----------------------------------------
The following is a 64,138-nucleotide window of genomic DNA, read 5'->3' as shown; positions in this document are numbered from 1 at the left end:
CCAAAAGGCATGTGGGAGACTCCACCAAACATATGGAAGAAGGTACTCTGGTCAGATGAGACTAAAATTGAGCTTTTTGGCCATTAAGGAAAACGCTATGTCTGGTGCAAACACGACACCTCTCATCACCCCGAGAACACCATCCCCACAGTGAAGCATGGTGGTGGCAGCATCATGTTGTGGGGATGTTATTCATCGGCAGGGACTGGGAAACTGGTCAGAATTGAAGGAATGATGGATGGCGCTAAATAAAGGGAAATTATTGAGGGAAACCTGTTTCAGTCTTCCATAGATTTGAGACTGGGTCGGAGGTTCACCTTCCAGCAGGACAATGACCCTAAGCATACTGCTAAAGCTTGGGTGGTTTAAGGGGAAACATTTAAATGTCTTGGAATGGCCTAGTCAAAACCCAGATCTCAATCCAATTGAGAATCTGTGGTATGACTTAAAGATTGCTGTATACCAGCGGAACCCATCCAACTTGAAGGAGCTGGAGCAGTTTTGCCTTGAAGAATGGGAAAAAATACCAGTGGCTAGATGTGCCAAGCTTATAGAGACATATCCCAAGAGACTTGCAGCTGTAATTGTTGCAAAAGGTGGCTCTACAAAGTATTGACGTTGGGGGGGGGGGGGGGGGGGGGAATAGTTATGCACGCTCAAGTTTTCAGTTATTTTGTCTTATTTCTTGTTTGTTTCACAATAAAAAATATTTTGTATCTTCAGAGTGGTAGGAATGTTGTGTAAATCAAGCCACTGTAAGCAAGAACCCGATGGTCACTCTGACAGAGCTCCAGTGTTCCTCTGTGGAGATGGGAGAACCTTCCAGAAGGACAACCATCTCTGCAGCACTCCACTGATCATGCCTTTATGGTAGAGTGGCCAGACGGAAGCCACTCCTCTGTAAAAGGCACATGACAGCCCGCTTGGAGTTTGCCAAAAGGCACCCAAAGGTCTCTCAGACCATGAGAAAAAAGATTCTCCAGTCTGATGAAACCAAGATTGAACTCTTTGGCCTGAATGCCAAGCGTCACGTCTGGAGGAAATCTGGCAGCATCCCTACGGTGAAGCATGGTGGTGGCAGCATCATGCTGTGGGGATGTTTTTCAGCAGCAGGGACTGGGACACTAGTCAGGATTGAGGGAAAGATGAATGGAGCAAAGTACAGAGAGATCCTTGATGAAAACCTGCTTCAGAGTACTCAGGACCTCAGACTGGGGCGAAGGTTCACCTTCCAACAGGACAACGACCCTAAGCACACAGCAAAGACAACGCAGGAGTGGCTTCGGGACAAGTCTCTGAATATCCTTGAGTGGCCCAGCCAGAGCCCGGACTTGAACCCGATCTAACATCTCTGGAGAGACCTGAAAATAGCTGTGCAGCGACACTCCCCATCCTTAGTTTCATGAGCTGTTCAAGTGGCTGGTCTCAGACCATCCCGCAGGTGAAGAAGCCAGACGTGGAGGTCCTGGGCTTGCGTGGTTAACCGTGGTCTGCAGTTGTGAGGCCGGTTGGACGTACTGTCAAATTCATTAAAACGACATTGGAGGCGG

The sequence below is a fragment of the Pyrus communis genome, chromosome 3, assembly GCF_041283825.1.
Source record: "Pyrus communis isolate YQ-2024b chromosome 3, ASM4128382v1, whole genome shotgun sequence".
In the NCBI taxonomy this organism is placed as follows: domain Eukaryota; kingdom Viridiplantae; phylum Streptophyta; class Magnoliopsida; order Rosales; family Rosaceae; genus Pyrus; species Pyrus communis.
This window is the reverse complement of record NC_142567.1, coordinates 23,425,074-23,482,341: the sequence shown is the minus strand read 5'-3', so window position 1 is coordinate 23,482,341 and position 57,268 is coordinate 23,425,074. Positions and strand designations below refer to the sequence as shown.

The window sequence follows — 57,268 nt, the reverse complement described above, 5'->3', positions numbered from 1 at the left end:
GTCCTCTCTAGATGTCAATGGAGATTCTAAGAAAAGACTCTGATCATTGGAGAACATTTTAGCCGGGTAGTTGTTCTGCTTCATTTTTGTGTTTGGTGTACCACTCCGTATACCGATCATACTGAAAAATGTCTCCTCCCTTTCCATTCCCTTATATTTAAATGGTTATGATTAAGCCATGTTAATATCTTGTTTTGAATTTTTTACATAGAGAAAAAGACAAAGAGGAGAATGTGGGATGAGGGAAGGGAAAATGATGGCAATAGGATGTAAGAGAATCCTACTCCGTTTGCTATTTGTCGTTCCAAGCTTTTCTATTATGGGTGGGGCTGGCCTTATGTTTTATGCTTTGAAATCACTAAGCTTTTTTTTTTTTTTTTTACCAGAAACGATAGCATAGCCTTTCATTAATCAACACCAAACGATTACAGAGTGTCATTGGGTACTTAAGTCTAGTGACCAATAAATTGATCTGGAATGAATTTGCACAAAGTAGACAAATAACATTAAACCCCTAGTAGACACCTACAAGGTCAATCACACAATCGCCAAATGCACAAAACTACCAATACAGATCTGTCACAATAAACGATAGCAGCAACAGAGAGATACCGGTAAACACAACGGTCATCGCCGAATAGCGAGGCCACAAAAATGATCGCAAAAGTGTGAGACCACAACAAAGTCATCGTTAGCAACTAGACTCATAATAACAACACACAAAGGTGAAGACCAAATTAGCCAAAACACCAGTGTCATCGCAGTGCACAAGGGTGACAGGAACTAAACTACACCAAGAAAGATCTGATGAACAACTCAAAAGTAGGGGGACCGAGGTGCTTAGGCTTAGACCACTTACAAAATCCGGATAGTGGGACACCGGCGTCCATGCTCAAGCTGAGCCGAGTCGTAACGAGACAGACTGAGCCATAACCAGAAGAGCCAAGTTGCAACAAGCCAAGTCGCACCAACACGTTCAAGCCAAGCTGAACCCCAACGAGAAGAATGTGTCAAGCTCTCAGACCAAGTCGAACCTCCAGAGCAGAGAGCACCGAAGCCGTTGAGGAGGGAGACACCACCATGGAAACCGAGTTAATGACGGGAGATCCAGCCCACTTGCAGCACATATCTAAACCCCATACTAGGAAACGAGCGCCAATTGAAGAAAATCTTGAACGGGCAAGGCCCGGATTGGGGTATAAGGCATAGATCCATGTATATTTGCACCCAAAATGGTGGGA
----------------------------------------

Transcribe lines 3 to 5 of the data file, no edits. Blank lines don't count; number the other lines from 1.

The sequence below is a fragment of the Pyrus communis genome, chromosome 3, assembly GCF_041283825.1.
Source record: "Pyrus communis isolate YQ-2024b chromosome 3, ASM4128382v1, whole genome shotgun sequence".
In the NCBI taxonomy this organism is placed as follows: domain Eukaryota; kingdom Viridiplantae; phylum Streptophyta; class Magnoliopsida; order Rosales; family Rosaceae; genus Pyrus; species Pyrus communis.